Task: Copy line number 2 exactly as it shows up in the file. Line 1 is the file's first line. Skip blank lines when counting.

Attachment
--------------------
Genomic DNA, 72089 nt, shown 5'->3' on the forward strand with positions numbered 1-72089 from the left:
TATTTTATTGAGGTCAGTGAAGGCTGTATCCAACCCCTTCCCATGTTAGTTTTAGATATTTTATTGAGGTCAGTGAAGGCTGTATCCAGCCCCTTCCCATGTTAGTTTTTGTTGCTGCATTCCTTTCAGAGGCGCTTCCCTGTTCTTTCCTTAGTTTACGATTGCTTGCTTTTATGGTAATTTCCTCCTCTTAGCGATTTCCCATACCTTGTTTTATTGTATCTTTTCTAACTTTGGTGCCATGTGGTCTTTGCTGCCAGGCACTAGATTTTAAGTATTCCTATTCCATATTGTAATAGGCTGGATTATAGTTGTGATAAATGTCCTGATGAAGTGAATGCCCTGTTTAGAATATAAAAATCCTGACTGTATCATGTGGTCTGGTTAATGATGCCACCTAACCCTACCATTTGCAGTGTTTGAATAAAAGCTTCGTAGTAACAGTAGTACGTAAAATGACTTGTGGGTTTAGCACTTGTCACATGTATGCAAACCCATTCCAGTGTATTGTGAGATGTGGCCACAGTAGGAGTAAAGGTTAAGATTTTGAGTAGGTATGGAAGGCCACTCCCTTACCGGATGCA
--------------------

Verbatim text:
TATTTTATTGAGGTCAGTGAAGGCTGTATCCAACCCCTTCCCATGTTAGTTTTAGATATTTTATTGAGGTCAGTGAAGGCTGTATCCAGCCCCTTCCCATGTTAGTTTTTGTTGCTGCATTCCTTTCAGAGGCGCTTCCCTGTTCTTTCCTTAGTTTACGATTGCTTGCTTTTATGGTAATTTCCTCCTCTTAGCGATTTCCCATACCTTGTTTTATTGTATCTTTTCTAACTTTGGTGCCATGTGGTCTTTGCTGCCAGGCACTAGATTTTAAGTATTCCTATTCCATATTGTAATAGGCTGGATTATAGTTGTGATAAATGTCCTGATGAAGTGAATGCCCTGTTTAGAATATAAAAATCCTGACTGTATCATGTGGTCTGGTTAATGATGCCACCTAACCCTACCATTTGCAGTGTTTGAATAAAAGCTTCGTAGTAACAGTAGTACGTAAAATGACTTGTGGGTTTAGCACTTGTCACATGTATGCAAACCCATTCCAGTGTATTGTGAGATGTGGCCACAGTAGGAGTAAAGGTTAAGATTTTGAGTAGGTATGGAAGGCCACTCCCTTACCGGATGCA